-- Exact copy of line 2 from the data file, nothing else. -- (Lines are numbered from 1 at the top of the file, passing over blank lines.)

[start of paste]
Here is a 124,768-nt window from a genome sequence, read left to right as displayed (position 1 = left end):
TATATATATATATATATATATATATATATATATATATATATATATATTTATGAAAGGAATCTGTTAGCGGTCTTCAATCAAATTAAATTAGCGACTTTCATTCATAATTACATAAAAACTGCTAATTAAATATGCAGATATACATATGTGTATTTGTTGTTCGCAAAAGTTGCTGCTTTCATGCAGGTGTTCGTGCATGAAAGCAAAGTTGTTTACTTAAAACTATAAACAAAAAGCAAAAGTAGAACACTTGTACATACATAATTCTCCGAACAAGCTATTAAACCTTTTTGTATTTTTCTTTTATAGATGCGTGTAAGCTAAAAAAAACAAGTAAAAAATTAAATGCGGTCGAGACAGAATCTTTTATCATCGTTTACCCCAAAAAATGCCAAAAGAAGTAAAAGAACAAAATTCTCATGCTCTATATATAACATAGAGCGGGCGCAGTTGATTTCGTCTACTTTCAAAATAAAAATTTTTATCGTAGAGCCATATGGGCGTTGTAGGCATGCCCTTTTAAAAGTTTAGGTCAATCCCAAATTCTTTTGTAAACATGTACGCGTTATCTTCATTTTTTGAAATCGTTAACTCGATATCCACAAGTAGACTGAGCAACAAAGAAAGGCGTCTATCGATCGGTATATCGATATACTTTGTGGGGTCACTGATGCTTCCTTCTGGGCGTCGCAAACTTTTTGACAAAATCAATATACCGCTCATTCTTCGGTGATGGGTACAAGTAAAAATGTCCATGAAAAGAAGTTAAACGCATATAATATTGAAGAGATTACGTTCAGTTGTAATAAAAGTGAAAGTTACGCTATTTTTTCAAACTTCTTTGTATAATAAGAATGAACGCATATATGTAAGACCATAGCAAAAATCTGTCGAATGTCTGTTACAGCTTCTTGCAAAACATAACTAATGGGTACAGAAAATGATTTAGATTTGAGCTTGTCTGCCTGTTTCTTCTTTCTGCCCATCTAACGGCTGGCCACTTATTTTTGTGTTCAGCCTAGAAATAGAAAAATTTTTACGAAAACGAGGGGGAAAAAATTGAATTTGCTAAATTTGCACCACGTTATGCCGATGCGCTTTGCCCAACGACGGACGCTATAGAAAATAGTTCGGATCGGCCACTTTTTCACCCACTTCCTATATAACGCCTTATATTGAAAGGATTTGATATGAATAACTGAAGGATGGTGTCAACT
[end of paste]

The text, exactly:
TATATATATATATATATATATATATATATATATATATATATATATATTTATGAAAGGAATCTGTTAGCGGTCTTCAATCAAATTAAATTAGCGACTTTCATTCATAATTACATAAAAACTGCTAATTAAATATGCAGATATACATATGTGTATTTGTTGTTCGCAAAAGTTGCTGCTTTCATGCAGGTGTTCGTGCATGAAAGCAAAGTTGTTTACTTAAAACTATAAACAAAAAGCAAAAGTAGAACACTTGTACATACATAATTCTCCGAACAAGCTATTAAACCTTTTTGTATTTTTCTTTTATAGATGCGTGTAAGCTAAAAAAAACAAGTAAAAAATTAAATGCGGTCGAGACAGAATCTTTTATCATCGTTTACCCCAAAAAATGCCAAAAGAAGTAAAAGAACAAAATTCTCATGCTCTATATATAACATAGAGCGGGCGCAGTTGATTTCGTCTACTTTCAAAATAAAAATTTTTATCGTAGAGCCATATGGGCGTTGTAGGCATGCCCTTTTAAAAGTTTAGGTCAATCCCAAATTCTTTTGTAAACATGTACGCGTTATCTTCATTTTTTGAAATCGTTAACTCGATATCCACAAGTAGACTGAGCAACAAAGAAAGGCGTCTATCGATCGGTATATCGATATACTTTGTGGGGTCACTGATGCTTCCTTCTGGGCGTCGCAAACTTTTTGACAAAATCAATATACCGCTCATTCTTCGGTGATGGGTACAAGTAAAAATGTCCATGAAAAGAAGTTAAACGCATATAATATTGAAGAGATTACGTTCAGTTGTAATAAAAGTGAAAGTTACGCTATTTTTTCAAACTTCTTTGTATAATAAGAATGAACGCATATATGTAAGACCATAGCAAAAATCTGTCGAATGTCTGTTACAGCTTCTTGCAAAACATAACTAATGGGTACAGAAAATGATTTAGATTTGAGCTTGTCTGCCTGTTTCTTCTTTCTGCCCATCTAACGGCTGGCCACTTATTTTTGTGTTCAGCCTAGAAATAGAAAAATTTTTACGAAAACGAGGGGGAAAAAATTGAATTTGCTAAATTTGCACCACGTTATGCCGATGCGCTTTGCCCAACGACGGACGCTATAGAAAATAGTTCGGATCGGCCACTTTTTCACCCACTTCCTATATAACGCCTTATATTGAAAGGATTTGATATGAATAACTGAAGGATGGTGTCAACT